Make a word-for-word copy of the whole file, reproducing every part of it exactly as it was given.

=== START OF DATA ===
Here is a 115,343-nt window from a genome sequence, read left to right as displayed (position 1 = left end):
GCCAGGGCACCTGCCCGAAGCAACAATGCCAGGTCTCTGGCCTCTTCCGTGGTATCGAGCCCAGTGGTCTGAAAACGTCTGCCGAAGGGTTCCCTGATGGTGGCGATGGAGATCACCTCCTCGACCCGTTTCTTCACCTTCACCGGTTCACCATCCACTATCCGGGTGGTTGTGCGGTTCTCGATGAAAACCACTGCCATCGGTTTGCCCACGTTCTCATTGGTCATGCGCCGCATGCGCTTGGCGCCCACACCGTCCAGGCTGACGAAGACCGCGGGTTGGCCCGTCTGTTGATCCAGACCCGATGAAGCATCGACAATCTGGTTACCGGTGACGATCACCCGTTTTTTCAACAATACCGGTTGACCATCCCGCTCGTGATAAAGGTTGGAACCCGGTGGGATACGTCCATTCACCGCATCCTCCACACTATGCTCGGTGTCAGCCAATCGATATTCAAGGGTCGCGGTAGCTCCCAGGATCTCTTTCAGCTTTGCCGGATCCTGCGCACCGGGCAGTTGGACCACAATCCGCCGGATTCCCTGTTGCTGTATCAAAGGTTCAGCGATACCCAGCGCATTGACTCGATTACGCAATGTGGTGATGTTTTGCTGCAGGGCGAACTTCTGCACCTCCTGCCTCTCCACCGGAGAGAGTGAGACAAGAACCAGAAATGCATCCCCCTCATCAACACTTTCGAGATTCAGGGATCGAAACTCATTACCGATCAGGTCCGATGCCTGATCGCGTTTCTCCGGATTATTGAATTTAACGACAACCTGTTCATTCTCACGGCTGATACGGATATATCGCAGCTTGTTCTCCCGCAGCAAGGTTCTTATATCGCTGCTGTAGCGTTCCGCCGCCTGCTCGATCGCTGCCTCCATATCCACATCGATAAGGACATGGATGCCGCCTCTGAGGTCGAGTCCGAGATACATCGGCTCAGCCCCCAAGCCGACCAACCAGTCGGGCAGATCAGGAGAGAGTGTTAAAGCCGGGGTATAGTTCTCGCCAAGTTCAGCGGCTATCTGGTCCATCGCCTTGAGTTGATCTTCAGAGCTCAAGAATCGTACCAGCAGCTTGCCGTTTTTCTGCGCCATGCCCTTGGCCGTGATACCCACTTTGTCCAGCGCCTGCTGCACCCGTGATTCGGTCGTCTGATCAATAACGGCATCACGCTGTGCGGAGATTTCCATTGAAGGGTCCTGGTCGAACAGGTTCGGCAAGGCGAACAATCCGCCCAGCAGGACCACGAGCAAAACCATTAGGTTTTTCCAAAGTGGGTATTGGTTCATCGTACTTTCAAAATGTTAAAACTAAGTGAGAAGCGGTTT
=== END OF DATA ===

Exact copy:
Here is a 115,343-nt window from a genome sequence, read left to right as displayed (position 1 = left end):
GCCAGGGCACCTGCCCGAAGCAACAATGCCAGGTCTCTGGCCTCTTCCGTGGTATCGAGCCCAGTGGTCTGAAAACGTCTGCCGAAGGGTTCCCTGATGGTGGCGATGGAGATCACCTCCTCGACCCGTTTCTTCACCTTCACCGGTTCACCATCCACTATCCGGGTGGTTGTGCGGTTCTCGATGAAAACCACTGCCATCGGTTTGCCCACGTTCTCATTGGTCATGCGCCGCATGCGCTTGGCGCCCACACCGTCCAGGCTGACGAAGACCGCGGGTTGGCCCGTCTGTTGATCCAGACCCGATGAAGCATCGACAATCTGGTTACCGGTGACGATCACCCGTTTTTTCAACAATACCGGTTGACCATCCCGCTCGTGATAAAGGTTGGAACCCGGTGGGATACGTCCATTCACCGCATCCTCCACACTATGCTCGGTGTCAGCCAATCGATATTCAAGGGTCGCGGTAGCTCCCAGGATCTCTTTCAGCTTTGCCGGATCCTGCGCACCGGGCAGTTGGACCACAATCCGCCGGATTCCCTGTTGCTGTATCAAAGGTTCAGCGATACCCAGCGCATTGACTCGATTACGCAATGTGGTGATGTTTTGCTGCAGGGCGAACTTCTGCACCTCCTGCCTCTCCACCGGAGAGAGTGAGACAAGAACCAGAAATGCATCCCCCTCATCAACACTTTCGAGATTCAGGGATCGAAACTCATTACCGATCAGGTCCGATGCCTGATCGCGTTTCTCCGGATTATTGAATTTAACGACAACCTGTTCATTCTCACGGCTGATACGGATATATCGCAGCTTGTTCTCCCGCAGCAAGGTTCTTATATCGCTGCTGTAGCGTTCCGCCGCCTGCTCGATCGCTGCCTCCATATCCACATCGATAAGGACATGGATGCCGCCTCTGAGGTCGAGTCCGAGATACATCGGCTCAGCCCCCAAGCCGACCAACCAGTCGGGCAGATCAGGAGAGAGTGTTAAAGCCGGGGTATAGTTCTCGCCAAGTTCAGCGGCTATCTGGTCCATCGCCTTGAGTTGATCTTCAGAGCTCAAGAATCGTACCAGCAGCTTGCCGTTTTTCTGCGCCATGCCCTTGGCCGTGATACCCACTTTGTCCAGCGCCTGCTGCACCCGTGATTCGGTCGTCTGATCAATAACGGCATCACGCTGTGCGGAGATTTCCATTGAAGGGTCCTGGTCGAACAGGTTCGGCAAGGCGAACAATCCGCCCAGCAGGACCACGAGCAAAACCATTAGGTTTTTCCAAAGTGGGTATTGGTTCATCGTACTTTCAAAATGTTAAAACTAAGTGAGAAGCGGTTT